Judges 5:1-5

This "Song" is a song of praise of G-d for the defeat of Jabin and his general Sisera. It is also a song of prophecy. The pattern is set. There will be a battle on the plains of Jezreel, near Har Megiddo ["Armageddon" as it is transliterated into the Greek]. It will be played out in association with the defeat of Edom, or Seir in some way.

Who is this who comes from Edom, with dyed garments from Bozrah, this One who is glorious in His apparel, traveling in the greatness of His strength? "I who speak in righteousness, mighty to save." Why is Your apparel red, and Your garments like one who treads in the winepress? "I have trodden the winepress alone, and from the peoples no one was with Me. For I have trodden them in My anger, and trampled them in My fury; their blood is sprinkled upon My garments, and I have stained all My robes. For the day of vengeance is in My heart, and the year of My redeemed has come.
Isaiah 63:1-4

It is this image of a Warrior coming from His victory over Edom [Seir] that reminds us of this passage in Revelation:

Now I saw heaven opened, and behold, a white horse. And He who sat on him was called Faithful and True, and in righteousness He judges and makes war. His eyes were like a flame of fire, and on His head were many crowns. He had a name written that no one knew except Himself. He was clothed with a robe dipped in blood, and His name is called The Word of G-d. And the armies in heaven, clothed in fine linen, white and clean, followed Him on white horses. Now out of His mouth goes a sharp sword, that with it He should strike the nations. And He Himself will rule them with a rod of iron. He Himself treads the winepress of the fierceness and wrath of Almighty G-d. And He has on His robe and on His thigh a name written: KING OF KINGS AND L-RD OF L-RDS.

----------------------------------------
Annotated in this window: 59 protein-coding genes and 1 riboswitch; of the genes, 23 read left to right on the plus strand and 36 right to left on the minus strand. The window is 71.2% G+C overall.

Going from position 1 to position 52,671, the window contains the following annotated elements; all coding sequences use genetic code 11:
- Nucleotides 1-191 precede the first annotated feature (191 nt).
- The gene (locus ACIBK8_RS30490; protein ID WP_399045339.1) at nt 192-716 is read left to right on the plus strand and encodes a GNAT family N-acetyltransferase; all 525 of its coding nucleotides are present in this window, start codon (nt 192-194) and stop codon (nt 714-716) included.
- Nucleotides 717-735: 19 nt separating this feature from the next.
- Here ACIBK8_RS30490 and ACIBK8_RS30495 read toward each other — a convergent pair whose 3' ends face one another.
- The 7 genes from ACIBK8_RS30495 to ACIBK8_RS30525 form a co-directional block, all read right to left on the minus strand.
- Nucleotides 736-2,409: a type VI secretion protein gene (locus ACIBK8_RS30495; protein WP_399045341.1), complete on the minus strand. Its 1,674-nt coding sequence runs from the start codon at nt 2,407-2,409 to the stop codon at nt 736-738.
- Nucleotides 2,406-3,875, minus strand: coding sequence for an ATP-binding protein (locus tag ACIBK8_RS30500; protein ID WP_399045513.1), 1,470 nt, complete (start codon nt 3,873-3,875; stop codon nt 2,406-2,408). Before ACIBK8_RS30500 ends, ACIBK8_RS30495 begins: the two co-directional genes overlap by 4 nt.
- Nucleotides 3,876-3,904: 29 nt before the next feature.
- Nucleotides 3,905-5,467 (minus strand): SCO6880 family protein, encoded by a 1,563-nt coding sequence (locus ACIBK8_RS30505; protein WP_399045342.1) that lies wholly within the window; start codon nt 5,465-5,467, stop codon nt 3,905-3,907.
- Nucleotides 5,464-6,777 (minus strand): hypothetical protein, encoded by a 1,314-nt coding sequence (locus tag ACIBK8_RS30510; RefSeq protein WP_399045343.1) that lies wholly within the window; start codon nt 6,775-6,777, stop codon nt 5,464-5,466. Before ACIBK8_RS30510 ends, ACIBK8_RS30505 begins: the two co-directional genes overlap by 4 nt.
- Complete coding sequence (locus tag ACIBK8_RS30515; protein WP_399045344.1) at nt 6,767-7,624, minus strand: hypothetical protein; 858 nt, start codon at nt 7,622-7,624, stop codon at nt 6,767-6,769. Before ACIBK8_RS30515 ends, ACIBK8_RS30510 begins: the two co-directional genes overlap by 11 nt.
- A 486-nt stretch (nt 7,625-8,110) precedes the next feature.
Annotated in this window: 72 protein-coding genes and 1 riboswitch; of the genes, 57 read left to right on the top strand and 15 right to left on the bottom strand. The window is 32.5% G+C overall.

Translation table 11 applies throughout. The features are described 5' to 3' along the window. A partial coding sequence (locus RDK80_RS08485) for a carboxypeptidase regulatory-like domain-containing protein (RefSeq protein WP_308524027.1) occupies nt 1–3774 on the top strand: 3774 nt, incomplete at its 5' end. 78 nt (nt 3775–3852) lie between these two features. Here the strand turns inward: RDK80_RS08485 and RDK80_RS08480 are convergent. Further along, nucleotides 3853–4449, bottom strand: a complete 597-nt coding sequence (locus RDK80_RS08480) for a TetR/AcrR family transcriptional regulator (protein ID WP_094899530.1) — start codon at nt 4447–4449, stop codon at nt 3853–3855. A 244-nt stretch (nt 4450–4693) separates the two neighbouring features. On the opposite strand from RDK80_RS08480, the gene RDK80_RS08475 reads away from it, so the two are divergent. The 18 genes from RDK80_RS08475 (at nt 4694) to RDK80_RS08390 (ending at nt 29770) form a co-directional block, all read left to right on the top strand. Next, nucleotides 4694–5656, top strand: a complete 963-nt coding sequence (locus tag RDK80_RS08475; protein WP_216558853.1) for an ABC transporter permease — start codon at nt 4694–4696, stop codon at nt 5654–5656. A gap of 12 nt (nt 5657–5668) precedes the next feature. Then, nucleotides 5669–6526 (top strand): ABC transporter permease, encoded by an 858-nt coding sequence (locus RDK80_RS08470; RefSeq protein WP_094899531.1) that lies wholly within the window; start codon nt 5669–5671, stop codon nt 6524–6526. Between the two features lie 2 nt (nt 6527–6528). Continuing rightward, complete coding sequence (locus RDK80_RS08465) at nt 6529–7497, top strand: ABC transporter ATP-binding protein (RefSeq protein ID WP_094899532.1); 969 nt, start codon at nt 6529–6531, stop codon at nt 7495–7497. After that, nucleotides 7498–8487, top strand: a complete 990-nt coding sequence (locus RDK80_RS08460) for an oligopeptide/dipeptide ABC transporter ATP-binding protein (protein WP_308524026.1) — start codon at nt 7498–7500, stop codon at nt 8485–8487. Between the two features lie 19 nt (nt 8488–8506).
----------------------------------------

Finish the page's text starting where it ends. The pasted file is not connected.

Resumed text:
Revelation 19:11-16

You know Who this One is. He is Messiah. He is coming to bring the Final Redemption of His people. It is in some way associated with the battle that must take place at the site of the defeat of Jabin and Sisera near Har Megiddo.

These patterns teach us important things. These patterns grab our attention and demand that we consider that G-d is making His plan of Redemption part of the public record. All history resounds with this truth: G-d keeps His covenant promises.

He will redeem Israel just as He has in the past. Live the yearly cycle. Watch the patterns. Prepare for His return. Are you a Deborah, Barak, or Jael?

Prayer Focus for Beshalach  -  'Ge'ulah' [Redemption]

Part of the Shemoneh Esrei (also known as the Amidah), which is prayed three times each day, is Ge'ulah [Redemption]. We know that without Messiah, our Kinsman Redeemer, we have no hope.

Behold our affliction, take up our grievance,
and redeem us speedily for Your Name's sake,
for You are a powerful Redeemer.
Blessed are You, HaShem, Redeemer of Israel.
-- ArtScroll translation

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Rick Spurlock